An 80-year-old Colorado Home Equity Conversion Mortgage (HECM) borrower — who was nearly foreclosed on for running afoul of the program’s occupancy rule — faced foreclosure for a second time last week. However, a U.S. Congressman intervened on his behalf, according to a local CBS News affiliate. The FHA also stepped in, according to a statement.
Ed Sharp, whose home in Superior, Colorado was destroyed in the Marshall Fire, was at risk of losing his property to foreclosure due to the requirement that reverse mortgage loan borrowers must live in the property as their primary residence. While the initial foreclosure was reportedly rescinded, foreclosure on the property was initiated for a second time at the start of the month.
Rep. Joe Neguse, who represents the district Sharp resides in, intervened to get the foreclosure rescinded again, according to recent reports.
“It makes no sense, it’s nonsensical to suggest to those who are impacted by the Marshall Fire who’ve literally lost everything that now they would be compelled to have their home foreclosed on because of an occupancy requirement that obviously is not operative when they can’t live in the house itself because of damage as a result of the Marshall Fire,” Neguse told the CBS News affiliate earlier this month.
Neguse turned his attention to the HECM occupancy rule after learning about Sharp’s circumstances, sending a letter to Federal Housing Administration (FHA) Commissioner Julia Gordon urging for occupancy rule revisions to allow for longer exceptions for borrowers displaced by natural disasters.
“In the case of natural disasters and similar emergency situations […] the temporary evacuation of communities is often necessary to protect human life and then to rebuild property following extensive damage,” Neguse wrote. “And yet, regardless of these unique circumstances, if HECM occupancy requirements were not met, some lenders apparently argue that federal regulations permit them to foreclose on reverse mortgages for damaged or destroyed property.”
If borrowers affected by natural disasters are making good faith attempts to stay in good standing with their loans or to rebuild or sell the affected property, they should not be penalized with foreclosure, Neguse wrote.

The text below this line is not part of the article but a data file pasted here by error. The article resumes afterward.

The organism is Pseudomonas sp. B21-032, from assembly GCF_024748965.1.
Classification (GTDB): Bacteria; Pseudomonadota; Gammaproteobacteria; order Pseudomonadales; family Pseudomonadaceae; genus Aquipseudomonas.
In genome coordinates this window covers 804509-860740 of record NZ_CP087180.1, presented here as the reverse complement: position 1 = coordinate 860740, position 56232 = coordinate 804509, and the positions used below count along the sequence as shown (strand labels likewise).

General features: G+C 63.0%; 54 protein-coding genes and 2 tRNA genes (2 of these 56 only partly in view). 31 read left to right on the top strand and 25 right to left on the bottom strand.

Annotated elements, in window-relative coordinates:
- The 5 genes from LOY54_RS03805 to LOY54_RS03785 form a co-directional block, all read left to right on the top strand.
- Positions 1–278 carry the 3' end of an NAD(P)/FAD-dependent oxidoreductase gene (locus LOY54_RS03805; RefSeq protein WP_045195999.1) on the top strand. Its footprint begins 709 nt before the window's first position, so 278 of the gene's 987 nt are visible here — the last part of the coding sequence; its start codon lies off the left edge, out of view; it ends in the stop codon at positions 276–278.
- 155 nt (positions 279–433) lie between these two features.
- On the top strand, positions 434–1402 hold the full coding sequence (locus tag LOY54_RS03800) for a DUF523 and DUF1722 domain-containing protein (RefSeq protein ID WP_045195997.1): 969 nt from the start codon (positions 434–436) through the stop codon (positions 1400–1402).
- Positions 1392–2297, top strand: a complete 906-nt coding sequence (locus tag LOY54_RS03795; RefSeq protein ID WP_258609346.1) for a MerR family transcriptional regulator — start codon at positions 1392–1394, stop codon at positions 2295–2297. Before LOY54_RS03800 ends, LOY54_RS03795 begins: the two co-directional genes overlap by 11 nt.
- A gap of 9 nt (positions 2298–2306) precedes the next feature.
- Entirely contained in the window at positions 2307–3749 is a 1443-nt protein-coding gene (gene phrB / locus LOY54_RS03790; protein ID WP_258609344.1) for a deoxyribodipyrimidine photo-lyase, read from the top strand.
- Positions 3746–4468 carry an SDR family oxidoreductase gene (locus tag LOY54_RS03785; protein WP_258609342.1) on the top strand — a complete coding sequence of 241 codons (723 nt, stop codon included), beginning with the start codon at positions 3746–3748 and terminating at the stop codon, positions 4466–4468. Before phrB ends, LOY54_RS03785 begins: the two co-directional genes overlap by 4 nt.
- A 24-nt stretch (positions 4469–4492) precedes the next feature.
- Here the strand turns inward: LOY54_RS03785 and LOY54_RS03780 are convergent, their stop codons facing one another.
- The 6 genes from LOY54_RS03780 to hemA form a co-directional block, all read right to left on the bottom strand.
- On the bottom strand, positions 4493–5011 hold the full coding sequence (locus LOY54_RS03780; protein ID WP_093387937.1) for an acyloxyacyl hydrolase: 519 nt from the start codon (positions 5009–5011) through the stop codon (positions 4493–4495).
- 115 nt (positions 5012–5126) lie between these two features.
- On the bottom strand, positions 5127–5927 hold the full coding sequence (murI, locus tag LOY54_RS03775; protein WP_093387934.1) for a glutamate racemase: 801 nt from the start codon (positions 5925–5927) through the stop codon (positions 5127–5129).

“FHA recognizes the situation described in Representative Neguse’s letter should not have occurred,” a U.S. Department of Housing and Urban Development (HUD) spokesperson said in response to RMD’s inquiry on the issue. “When the matter was brought to our attention, FHA immediately contacted the servicer, who in turn halted any foreclosure-related activity.”
The HUD spokesperson said they are examining ways to help avoid these types of foreclosure issues for reverse mortgage borrowers affected by natural disasters.
“FHA is implementing new safeguards in its technology systems to ensure that homeowners with Home Equity Conversion Mortgages do not face foreclosure as they seek to recover and rebuild following disasters,” the HUD spokesperson said. “In addition, FHA is working on further guidance for the servicing of HECM loans on properties impacted by disasters.”
The Colorado legislature is currently deliberating a bill, “Reverse Mortgage Repayment When Home Uninhabitable,” to extend the time allowed for HECM borrowers impacted by natural disasters to be out of their homes. The bill would extend the time from one to three years.
Statements from Rep. Kyle Brown indicate that the bill was voted favorably out of committee as of April 12. The representative also tweeted that he is working alongside the office of Rep. Neguse to address these issues.
“Proud to be working in tandem with Rep Neguse’s office to address this reverse mortgage issue at the state level while he works on the federal level,” Brown tweeted. “[L]ast night we were able to pass HB23-1266 through committee to address this time limit/non-occupancy requirement issue.”
The bill is co-sponsored by Rep. Brown and Rep. Naquetta Ricks, who represents the state’s 40th district.
Rep. Brown, who represents Sharp’s district, recently said that extending the time period would better align reverse mortgage allowances with other industries, like insurance.
“It takes a while for folks to rebuild their home,” Brown said. “And so, even though I know the federal protections are for about a year, insurance companies generally give people two years where they’re paying for what’s called ‘alternative living expenses.’ So they’re expecting people to be out of their homes in the event of a total loss for up to two years at least. So, I would encourage the federal government to consider similar protections.”